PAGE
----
The superiority of reason over and above religious knowledge is a central narrative shared among atheists. Often the scientific method is appropriated by atheists to support their philosophies (10). Relevant to this is the narrative of religion’s inferiority to science. Atheists will often posit the conflict thesis which states that science and religion are in continual conflict with each other. The stories of the church’s opposition to Galileo for supporting heliocentrism (the view that the Earth and planets revolve around the Sun) and Christian opposition to evolutionary theory are often presented in support of the conflict thesis. According to this narrative, one cannot be both religious and supportive of science given these are mutually exclusive categories.

Many atheists tell stories of how their atheism is intellectually superior to religion. The FFRF views atheists as “freethinkers”, namely persons who, unlike the religious, form opinions “on the basis of reason, independently of tradition, authority, or established belief” (11). Testimonies provided by converts to atheism will speak of how evidence and rational thinking are what convinced them atheism is true and that religion is superstition.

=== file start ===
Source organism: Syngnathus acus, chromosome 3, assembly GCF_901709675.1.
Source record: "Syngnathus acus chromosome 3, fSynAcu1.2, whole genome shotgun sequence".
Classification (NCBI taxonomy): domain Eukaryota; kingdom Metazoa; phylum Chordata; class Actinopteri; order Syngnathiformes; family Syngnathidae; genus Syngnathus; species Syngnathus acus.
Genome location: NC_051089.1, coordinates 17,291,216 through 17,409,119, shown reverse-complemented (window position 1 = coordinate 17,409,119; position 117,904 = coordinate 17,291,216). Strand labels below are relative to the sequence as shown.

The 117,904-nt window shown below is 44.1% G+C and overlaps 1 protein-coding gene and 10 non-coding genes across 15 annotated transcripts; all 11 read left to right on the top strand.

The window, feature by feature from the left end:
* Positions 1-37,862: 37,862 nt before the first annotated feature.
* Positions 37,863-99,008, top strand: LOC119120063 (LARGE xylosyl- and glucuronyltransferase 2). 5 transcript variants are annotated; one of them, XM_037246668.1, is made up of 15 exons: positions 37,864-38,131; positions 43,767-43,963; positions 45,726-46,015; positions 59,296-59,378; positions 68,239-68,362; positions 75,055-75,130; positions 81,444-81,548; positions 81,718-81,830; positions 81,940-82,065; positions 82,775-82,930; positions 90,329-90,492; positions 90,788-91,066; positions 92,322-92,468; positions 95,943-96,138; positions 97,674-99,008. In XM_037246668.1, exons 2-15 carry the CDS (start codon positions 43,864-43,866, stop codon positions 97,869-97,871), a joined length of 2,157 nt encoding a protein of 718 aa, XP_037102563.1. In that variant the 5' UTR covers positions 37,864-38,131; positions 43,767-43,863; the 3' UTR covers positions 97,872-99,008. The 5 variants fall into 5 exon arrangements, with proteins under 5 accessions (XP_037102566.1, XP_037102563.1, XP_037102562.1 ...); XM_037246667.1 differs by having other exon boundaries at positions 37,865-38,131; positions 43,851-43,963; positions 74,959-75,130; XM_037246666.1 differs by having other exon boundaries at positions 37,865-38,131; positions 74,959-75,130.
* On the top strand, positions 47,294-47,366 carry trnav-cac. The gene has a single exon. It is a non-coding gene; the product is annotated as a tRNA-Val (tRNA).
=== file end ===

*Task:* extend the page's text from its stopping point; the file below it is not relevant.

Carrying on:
It is worth noting that the narrative of religious believers being less intelligent than atheists has not been accepted by all atheists. Michael Shermer laments Richard Dawkins’ view of religious believers: “I found myself wincing at Dawkins’ references to religious people as ‘faith-heads,’ as being less intelligent, poor at reasoning, or even deluded… I shudder because I have religious friends and colleagues who do not fit these descriptors, and I empathize at the pain such pejorative appellations cause them…” (12).

Like religions, atheism also has its share of myths. These narratives include Jesus not existing as a historical figure, that Hitler was a Christian, and that Christians destroyed the Great Library of Alexandria.

Practical Dimension